Oral Snapp, 83, passed along with his wife Kay on Sept. 30, 2006 of injuries sustained in an automobile accident. He was born on July 11, 1923, in Rupert, Idaho. He married Lois P. Wilde. She preceded him in death on Aug. 30, 1971. He later married, Zelda V. Kendall. She also preceded him in death on Sept. 12, 1991. On Sept. 18, 1999, he married Mary Kay Laws in the Salt Lake LDS Temple.
He was a school bus driver for South Summit School District for many years. He was a farmer and mink rancher also. Oral served in various positions in the Church of Jesus Christ of Latter-day Saints, including bishop, high councilor, high priest group leader, ward clerk, Sunday school president and teacher and temple worker. He served his community on the Oakley City Council, as New Field North Bench Irrigation Company treasurer and with the senior citizens. He loved family gatherings, traveling, watching ballgames, dancing, singing in choirs and quartets and going anywhere, anytime, anyplace with loved ones.
He is survived by a son; Nolan (Paulette) Warren Snapp, Oakley; daughters: Janet Marie (Dallas) Thacker, Oakley; Julene (Ron) Bowen, Oakley; Dorothy (Mahendran) Conger, Salt Lake City; and Gloria (Jim) Mitchell, Oakley; step-children: David Crochett, Mark Hoyt, Kimberley Jensen, Eric Crochett and Stacy Santos; brothers: Ron and Don Gibson, both Salt Lake City; sisters: Doris Broadhead, Rupert, Idaho; Wanda Jarvie, Draper; and Carma Brown, Salt Lake City. He is preceded in death by his parents and brothers; Nolan, Warren and Nathan Snapp; sisters: Gladys Henrie and Ursula Gibson; and stepdaughter Lori Schow.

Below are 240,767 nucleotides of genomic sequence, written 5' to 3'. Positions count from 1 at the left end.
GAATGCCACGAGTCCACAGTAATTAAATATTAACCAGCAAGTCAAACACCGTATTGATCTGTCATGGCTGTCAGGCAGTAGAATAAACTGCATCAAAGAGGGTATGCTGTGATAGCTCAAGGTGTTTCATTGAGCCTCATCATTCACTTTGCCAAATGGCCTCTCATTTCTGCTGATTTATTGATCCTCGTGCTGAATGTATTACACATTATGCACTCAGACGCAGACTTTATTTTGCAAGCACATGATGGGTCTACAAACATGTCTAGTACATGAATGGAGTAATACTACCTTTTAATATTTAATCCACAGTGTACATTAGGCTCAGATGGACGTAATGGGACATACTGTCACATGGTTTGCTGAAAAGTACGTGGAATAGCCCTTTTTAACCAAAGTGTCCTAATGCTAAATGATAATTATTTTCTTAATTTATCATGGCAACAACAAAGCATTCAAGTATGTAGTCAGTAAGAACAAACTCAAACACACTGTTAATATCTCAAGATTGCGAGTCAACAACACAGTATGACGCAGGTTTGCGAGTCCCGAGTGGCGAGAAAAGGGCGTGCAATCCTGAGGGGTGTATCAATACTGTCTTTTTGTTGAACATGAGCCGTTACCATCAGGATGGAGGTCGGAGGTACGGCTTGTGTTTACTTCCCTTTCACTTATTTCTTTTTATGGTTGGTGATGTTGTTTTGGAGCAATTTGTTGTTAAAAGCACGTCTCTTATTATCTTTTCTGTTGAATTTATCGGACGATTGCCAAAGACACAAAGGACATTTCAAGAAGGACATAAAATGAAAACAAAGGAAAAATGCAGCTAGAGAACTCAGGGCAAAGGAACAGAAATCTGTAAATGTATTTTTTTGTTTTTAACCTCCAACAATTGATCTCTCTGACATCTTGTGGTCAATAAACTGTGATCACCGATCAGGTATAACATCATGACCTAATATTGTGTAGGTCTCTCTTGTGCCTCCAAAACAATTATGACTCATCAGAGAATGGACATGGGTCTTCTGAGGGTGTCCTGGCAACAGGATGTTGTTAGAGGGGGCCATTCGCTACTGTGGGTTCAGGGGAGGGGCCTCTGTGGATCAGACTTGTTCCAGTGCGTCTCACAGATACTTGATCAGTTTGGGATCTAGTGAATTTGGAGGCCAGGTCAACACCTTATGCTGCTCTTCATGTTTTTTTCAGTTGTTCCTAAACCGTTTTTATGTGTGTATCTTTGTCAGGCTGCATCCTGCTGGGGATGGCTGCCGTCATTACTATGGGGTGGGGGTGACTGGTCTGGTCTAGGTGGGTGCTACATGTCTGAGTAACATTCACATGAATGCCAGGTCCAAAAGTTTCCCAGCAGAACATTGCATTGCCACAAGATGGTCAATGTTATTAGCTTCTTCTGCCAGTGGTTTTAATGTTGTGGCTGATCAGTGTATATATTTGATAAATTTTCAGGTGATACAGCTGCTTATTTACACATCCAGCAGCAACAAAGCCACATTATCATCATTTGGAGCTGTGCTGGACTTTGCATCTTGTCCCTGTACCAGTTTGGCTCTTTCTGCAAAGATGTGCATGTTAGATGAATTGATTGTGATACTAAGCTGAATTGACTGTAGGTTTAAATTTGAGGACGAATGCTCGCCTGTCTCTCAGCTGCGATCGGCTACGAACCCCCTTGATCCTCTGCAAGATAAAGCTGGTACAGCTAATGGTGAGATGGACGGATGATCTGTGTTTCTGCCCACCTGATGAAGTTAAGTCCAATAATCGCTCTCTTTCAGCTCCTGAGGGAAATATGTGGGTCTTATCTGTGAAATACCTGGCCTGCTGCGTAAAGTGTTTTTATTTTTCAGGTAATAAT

Funeral services will be held on Thursday, Oct. 5, 2006, at noon in the LDS Stake Center in Marion. Friends may call at the church on Wednesday evening from 6 to 8 p.m. and on Thursday from 10:30 to 11:45 a.m. Interment will follow in the Oakley Utah Cemetery under the direction of Crandall Funeral Home.
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The Park City Police Department last week and early this week received several reports of parties, a common complaint to the agency during busy times of the ski season. The cases did not appear to be serious, but they seem to show an uptick in activity in the community.